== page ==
However, we foresee some potential challenges in its effective implementation. It is crucial that the mutuality in the recognition of skills in state-to-state relationships is not limited to demand-driven work opportunities being offered. The progressive development of a mutual framework is needed to strengthen concrete opportunities for individuals and to foster the recognition of their foreign qualifications. Moreover, Revision 3 introduced the notion of employability of migrants in “formal” labour markets, which narrowed the scope of Objective 18 to formal labour markets only – this scope is also accepted under the Final Draft. While the Objective aims to cover formally and non-formally acquired skills at all levels and in different sectors, these skills must be employed in formal labour markets.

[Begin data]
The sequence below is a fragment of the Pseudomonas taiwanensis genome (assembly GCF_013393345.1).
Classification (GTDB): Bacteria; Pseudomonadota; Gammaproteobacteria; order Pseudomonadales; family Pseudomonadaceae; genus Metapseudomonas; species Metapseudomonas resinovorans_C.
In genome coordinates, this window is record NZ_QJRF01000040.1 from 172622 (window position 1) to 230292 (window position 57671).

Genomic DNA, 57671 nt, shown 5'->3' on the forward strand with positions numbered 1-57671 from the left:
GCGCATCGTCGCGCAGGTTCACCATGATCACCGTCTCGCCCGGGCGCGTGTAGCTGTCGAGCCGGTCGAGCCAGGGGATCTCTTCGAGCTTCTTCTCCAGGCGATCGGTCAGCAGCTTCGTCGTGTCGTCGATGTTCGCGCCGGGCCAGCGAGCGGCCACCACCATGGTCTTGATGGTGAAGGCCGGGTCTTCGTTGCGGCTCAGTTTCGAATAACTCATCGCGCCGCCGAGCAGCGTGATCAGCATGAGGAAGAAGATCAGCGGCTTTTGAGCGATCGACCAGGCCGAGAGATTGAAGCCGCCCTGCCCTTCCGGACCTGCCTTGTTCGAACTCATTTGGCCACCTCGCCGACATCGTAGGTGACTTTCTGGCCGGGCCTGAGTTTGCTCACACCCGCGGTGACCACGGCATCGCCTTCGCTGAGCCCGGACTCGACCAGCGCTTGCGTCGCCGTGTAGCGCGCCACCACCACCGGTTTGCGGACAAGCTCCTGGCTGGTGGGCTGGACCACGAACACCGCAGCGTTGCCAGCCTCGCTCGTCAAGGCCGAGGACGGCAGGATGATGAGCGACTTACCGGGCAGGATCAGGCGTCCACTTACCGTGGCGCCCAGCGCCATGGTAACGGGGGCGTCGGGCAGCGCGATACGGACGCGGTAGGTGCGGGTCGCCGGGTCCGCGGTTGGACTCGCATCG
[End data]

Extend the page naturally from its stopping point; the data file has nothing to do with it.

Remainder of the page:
Finally, for the effective implementation of this Objective, additional efforts need to be developed to ensure that domestic rules, regulations and practices are consistent with its spirit or its wording. If adopted by the United Nations General Assembly, the GCM will be a non-binding document. Its implementation will be based on a voluntary basis. Minding this, the commitments under the GCM must not be taken lightly. Art. 34(a) of the GCM Final Draft refers to enabling “mutually beneficial skills development opportunities for migrants, communities and participating partners”. This mutualised understanding of labour mobility is based on a cooperation inclusive of migrants. There is a human-centred frame of reference to the “cooperative” nature of the commitments adopted. This is clearly in line with the overall principles of the GCM, and it confirms the need that member states contribute both to the creation of appropriate standards and mechanisms and to share the responsibility for their development.